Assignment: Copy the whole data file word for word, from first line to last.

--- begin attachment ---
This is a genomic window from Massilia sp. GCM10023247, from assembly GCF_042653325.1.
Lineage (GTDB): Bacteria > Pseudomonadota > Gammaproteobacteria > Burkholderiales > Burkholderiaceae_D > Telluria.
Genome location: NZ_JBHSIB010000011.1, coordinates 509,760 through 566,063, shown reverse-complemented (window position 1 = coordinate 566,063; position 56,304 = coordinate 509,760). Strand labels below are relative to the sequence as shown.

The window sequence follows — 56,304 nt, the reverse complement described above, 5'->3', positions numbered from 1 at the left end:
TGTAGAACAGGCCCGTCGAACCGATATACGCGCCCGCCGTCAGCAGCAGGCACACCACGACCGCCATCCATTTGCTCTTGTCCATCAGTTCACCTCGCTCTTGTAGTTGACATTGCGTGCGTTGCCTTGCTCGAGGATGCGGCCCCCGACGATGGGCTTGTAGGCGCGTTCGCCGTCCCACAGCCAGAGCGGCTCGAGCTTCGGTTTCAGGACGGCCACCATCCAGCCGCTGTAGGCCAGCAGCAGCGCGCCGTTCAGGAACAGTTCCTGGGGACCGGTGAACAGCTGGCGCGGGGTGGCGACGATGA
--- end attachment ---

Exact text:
This is a genomic window from Massilia sp. GCM10023247, from assembly GCF_042653325.1.
Lineage (GTDB): Bacteria > Pseudomonadota > Gammaproteobacteria > Burkholderiales > Burkholderiaceae_D > Telluria.
Genome location: NZ_JBHSIB010000011.1, coordinates 509,760 through 566,063, shown reverse-complemented (window position 1 = coordinate 566,063; position 56,304 = coordinate 509,760). Strand labels below are relative to the sequence as shown.

The window sequence follows — 56,304 nt, the reverse complement described above, 5'->3', positions numbered from 1 at the left end:
TGTAGAACAGGCCCGTCGAACCGATATACGCGCCCGCCGTCAGCAGCAGGCACACCACGACCGCCATCCATTTGCTCTTGTCCATCAGTTCACCTCGCTCTTGTAGTTGACATTGCGTGCGTTGCCTTGCTCGAGGATGCGGCCCCCGACGATGGGCTTGTAGGCGCGTTCGCCGTCCCACAGCCAGAGCGGCTCGAGCTTCGGTTTCAGGACGGCCACCATCCAGCCGCTGTAGGCCAGCAGCAGCGCGCCGTTCAGGAACAGTTCCTGGGGACCGGTGAACAGCTGGCGCGGGGTGGCGACGATGA